What's This About?

Getting more people involved with Fastpitch Softball.

Hold more local tournaments. It's getting very expensive to travel to Albany, York, Columbus, Youngstown, Pittsburgh, Buffalo, Syracuse etc. every weekend. Let the out of area teams come to the Rochester area for tournaments (most areas ask us why we don't hold any national ranked tournaments) In the past there were at least 5 - 8 local tournaments.

Form a local organization to help form leagues, tournaments, clinics, training, rules. Get everybody in this area on the same page, in the past many local tournaments has been scheduled on the same day. Someday this may lead to the building of a local Fastpitch Softball complex.

BELOW ARE COMMENTS FROM VARIOUS PEOPLE ALREADY INVOLVED WITH SOFTBALL LOCALLY.

JOHN MASCO, John is again organizing a local summer league for the various independent travel and town travel teams to play in.
John is also in the process of establishing dates for 1 or 2 local nationally sanctioned tournaments in July & Aug. 2003.

John Masco

National UIC for WASA (World Amateur Sports Association), Cincinnati based; NYS Director for WASA; NYS Director for NASF (North American Sports Federation), Pennsylvania based, ASA affiliate; Asst. Coach SUNY Brockport Girls’ Fastpitch team; Coach of Canalside Girls and Coed softball teams (11 years); professor SUNY Brockport, Physical Education and Sport, Officiating and Skill courses for softball, football and volleyball; former president of girls’ high school and girls’ college softball coaches; currently trainer and exam coordinator for Rochester College Umpires, over 20 years; and certified in four sports (softball, football, volleyball and basketball).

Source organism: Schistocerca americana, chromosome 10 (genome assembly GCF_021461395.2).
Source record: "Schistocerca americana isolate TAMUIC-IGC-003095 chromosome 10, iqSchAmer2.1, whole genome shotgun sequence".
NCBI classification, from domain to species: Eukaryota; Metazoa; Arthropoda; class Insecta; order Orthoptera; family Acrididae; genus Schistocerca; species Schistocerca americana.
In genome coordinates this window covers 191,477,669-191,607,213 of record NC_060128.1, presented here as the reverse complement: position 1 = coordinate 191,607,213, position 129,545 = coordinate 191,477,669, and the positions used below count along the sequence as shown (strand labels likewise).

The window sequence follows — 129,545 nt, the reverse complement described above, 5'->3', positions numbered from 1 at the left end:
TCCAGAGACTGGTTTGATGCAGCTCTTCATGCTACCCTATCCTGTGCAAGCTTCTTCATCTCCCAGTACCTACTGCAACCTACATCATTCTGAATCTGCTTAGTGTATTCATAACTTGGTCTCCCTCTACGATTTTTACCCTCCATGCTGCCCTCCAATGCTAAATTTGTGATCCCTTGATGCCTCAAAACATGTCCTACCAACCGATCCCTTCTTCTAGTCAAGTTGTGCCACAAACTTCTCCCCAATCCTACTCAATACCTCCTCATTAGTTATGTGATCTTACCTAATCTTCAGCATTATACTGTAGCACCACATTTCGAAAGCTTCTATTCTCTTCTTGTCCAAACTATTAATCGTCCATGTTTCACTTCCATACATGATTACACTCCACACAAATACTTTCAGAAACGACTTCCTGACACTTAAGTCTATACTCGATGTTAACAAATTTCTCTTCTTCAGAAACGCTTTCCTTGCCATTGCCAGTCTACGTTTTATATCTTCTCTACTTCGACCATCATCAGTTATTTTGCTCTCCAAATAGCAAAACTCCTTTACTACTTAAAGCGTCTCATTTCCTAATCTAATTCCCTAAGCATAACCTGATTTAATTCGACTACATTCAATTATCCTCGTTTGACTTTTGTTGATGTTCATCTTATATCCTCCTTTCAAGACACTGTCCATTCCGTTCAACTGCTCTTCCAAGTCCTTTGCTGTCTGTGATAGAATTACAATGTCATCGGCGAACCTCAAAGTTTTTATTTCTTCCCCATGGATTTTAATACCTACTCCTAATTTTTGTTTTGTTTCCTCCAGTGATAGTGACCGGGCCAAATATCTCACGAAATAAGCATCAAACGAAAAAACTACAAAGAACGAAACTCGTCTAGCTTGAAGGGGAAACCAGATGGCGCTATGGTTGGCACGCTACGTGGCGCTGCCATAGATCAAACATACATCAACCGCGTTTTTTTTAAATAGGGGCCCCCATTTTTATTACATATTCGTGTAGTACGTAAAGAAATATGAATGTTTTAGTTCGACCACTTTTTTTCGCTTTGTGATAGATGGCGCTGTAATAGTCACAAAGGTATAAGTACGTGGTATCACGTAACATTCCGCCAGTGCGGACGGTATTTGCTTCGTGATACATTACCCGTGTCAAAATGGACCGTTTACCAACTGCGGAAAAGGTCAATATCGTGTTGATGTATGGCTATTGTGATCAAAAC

Since my retirement from Kodak, construction engineering, over 12 years ago, I have devoted my time and energies to the young ladies’ softball programs locally, statewide and nationally. It is my feeling that these young females have played "second class citizens" for too long. Girls’ high school and college softball is becoming the fastest growing sport in America. It is time they took the forefront. It has been my Christian ideal to work with, train, and afford leagues and tournaments for these young ladies and their respective coaches.
I am in the process of securing both the high school and college softball fields in Brockport. That could total four fields by 2003 and possibly seven fields when the town fields are redone for softball. I may now have optimum fields, along with incorporation, insurance, sanctioning, and certification authority, and with the help of people like Charlie Millitello, next year will be a banner year for girls’ softball locally. I may run 3-4 leagues and also state, qualifier and invitational tournaments with bracketing from Open Division down to the 14 and under level. If they come, I will give them the advantage of my experience and the opportunity to play in our leagues and tournaments.
Any team that joins our league will also have the opportunity to attend my softball camp that I will run for them only. I will cover rules to their advantage and also, batting, fielding, play-making and muscle development.